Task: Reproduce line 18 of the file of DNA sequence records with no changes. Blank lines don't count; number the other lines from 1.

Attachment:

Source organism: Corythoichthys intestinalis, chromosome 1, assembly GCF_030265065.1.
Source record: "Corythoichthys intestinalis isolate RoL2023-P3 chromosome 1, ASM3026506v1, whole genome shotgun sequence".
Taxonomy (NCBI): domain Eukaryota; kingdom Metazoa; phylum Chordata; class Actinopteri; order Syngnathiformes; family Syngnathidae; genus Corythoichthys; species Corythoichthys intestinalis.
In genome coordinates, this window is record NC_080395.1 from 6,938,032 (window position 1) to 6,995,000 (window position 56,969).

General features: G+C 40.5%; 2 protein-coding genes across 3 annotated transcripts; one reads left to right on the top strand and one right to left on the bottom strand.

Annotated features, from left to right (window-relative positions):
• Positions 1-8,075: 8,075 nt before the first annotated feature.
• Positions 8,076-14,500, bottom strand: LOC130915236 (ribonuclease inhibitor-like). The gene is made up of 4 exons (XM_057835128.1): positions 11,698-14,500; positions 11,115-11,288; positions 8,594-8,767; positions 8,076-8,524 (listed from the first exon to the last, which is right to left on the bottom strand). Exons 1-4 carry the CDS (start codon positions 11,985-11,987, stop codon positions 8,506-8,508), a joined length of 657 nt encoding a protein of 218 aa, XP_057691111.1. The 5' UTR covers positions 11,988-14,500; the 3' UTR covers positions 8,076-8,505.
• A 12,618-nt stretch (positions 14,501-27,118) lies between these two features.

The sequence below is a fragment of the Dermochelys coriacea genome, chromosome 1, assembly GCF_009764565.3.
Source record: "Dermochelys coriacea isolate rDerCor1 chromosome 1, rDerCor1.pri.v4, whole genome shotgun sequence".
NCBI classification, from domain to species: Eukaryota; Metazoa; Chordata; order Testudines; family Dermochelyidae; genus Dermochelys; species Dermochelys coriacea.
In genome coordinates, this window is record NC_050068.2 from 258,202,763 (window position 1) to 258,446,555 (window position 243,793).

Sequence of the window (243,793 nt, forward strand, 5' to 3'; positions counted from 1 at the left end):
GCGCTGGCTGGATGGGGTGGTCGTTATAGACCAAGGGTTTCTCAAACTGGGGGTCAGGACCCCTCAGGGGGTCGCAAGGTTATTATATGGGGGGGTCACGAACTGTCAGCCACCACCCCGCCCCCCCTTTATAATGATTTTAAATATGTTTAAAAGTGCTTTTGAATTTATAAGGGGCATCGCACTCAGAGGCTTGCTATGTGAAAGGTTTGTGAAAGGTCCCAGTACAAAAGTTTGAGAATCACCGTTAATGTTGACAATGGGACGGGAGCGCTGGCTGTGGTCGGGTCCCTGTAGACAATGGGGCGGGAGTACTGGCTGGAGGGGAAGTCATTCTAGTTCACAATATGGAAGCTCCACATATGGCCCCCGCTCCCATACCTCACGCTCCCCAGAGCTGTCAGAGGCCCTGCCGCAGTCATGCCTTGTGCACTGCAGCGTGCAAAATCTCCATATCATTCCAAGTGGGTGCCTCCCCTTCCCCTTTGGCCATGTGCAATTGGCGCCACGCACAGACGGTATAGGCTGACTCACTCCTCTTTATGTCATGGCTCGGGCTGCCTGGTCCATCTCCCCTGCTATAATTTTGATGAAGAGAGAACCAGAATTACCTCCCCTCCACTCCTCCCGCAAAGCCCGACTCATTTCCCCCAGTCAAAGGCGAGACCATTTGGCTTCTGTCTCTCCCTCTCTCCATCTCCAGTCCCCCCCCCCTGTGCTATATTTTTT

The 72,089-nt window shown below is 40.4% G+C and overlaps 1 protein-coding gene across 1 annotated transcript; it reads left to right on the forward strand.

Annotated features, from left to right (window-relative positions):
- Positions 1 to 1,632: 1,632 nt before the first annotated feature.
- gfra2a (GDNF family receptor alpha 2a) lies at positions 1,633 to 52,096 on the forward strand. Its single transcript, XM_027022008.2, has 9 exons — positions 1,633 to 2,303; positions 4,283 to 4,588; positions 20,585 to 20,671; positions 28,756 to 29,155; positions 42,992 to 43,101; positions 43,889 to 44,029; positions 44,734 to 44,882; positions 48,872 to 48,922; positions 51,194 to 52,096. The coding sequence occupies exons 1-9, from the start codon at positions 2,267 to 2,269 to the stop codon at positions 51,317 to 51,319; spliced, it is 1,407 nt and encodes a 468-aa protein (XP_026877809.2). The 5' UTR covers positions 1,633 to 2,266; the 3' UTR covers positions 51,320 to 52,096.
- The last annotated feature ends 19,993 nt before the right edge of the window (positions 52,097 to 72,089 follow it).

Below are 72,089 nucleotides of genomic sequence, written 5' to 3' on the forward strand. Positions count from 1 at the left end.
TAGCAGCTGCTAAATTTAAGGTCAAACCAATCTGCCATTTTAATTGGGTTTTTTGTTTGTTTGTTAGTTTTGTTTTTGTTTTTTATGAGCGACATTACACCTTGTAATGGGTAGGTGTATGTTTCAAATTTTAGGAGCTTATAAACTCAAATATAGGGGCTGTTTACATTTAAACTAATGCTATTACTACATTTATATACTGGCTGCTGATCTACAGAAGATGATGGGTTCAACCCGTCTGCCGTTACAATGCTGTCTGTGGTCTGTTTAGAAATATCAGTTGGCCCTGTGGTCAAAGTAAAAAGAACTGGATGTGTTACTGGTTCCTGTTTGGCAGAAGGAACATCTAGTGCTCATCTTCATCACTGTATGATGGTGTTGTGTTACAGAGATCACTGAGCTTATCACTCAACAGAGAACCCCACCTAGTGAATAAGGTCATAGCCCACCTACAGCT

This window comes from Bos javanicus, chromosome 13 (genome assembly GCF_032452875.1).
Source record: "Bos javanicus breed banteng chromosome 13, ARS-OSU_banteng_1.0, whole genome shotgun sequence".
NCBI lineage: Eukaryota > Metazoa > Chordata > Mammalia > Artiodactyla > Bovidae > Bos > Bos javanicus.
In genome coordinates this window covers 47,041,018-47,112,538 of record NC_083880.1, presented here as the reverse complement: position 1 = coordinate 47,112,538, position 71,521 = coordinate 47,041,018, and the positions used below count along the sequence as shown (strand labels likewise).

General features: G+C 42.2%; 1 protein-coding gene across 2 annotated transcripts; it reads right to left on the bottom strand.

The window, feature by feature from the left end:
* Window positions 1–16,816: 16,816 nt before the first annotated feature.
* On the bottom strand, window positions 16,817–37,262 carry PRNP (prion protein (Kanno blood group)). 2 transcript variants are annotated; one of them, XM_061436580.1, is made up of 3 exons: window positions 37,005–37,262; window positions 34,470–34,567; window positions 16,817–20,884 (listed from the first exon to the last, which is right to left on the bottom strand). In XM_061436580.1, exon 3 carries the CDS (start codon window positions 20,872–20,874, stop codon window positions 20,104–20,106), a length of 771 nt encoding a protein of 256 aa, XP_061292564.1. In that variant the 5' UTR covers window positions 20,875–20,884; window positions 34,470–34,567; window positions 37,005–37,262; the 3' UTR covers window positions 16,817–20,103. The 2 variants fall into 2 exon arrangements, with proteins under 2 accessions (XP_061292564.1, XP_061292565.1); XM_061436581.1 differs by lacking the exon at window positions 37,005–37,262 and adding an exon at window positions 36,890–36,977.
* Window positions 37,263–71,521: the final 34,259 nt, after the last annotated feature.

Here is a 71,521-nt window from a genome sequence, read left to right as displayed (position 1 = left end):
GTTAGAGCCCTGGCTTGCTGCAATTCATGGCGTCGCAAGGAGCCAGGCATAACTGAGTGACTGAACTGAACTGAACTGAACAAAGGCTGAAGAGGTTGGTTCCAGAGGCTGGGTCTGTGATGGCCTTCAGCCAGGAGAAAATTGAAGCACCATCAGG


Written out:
- Positions 1 to 1,632: 1,632 nt before the first annotated feature.